persecution. This basically means that approximately 2
million Christians are currently actively persecuted, while
an additional 350 million are threatened in one way or the
other because of their Christianity.
Persecution can take on many forms, including discrimination
in the workplace, rejection by family members, incarceration
and even death. It is estimated that more Christians died as
martyrs in the 20th century than in the previous two
thousand years since the founding of the Church.
Saudi Arabia is considered to be the country where the
persecution of Christians is the cruelest. All forms of
Christian worship are forbidden (even in foreign embassies)
and the conversion to Christianity by Saudi citizens is
punishable by death. In other Islamic countries, such as
Iran and Afghanistan, it is a crime for Muslims to convert
In the 1940s some 8 000 missionaries were killed in
Communist China or deported while ten or even hundreds of
thousands of Chinese Christians were detained, tortured and
killed in punishment camps. Today members of China's house
churches - an expansive "underground" church organisation -
are still regularly harassed, arrested and sent to work
camps. Notwithstanding these punishments, the Chinese Church
is still growing strongly and currently more than 8 000 new
converts join the church daily!
Although freedom of religion is guaranteed by the Egyptian
constitution, more and more incidences of persecution by
Muslim extremists against Christians are reported.
Christians are attacked and in many instances killed. In
Pakistan and India some Muslim extremists consider it their
unofficial duty to kill family members because of the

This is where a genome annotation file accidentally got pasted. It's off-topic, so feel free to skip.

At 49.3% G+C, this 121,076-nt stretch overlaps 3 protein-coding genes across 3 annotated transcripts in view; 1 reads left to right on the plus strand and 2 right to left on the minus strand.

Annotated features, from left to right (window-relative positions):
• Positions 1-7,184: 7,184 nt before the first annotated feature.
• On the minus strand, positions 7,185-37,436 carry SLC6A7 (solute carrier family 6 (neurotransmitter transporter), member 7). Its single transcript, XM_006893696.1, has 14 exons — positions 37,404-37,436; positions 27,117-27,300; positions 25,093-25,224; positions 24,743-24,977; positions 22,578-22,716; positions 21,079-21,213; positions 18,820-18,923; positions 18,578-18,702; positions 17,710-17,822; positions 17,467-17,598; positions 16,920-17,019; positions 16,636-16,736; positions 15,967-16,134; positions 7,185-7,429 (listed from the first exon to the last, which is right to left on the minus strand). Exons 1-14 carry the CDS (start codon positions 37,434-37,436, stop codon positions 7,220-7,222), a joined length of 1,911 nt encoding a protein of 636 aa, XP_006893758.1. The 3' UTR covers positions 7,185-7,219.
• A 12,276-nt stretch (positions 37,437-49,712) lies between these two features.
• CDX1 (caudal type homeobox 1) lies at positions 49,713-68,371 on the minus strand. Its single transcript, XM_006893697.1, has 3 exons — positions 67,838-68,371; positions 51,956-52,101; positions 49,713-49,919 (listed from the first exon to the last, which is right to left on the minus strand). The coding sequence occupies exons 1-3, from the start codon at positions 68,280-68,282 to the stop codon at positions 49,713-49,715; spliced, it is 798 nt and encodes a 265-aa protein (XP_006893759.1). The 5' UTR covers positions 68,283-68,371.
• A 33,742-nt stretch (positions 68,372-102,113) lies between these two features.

"shame" their conversion to Christianity has caused.
Other countries where persecutions are a daily occurrence
include Chechnya, Yemen, Northern Korea, the Maldives and
Sudan is often cited as the country where Christians are
persecuted openly and cruelly. It is often refered to as a
“religious war” between Christians and Muslims.
Foreign correspondents regularly reports on the inhuman
methods used by the Islamic government against Christian
rebels. There are known incidences where entire village have
been bombed by fighter planes, Christian prisoners sold as
slaves and rebels crucified upside-down and burned alive.
ABOVE: South-Sudanese soldiers.
However, the situation in Sudan differs from that in the
other countries already mentioned because the civil war
between the Arabian Muslims in the north and the Christians
are motivated by political rather than religious
The conflicts in Northern Ireland and in Indonesia is
similar to the one in Sudan. Although it has the appearance
of a religious “war”, the different parties are in fact
fighting a political war. Religion as such has very little
to do with the issues at sake.
Article by Manie Bosman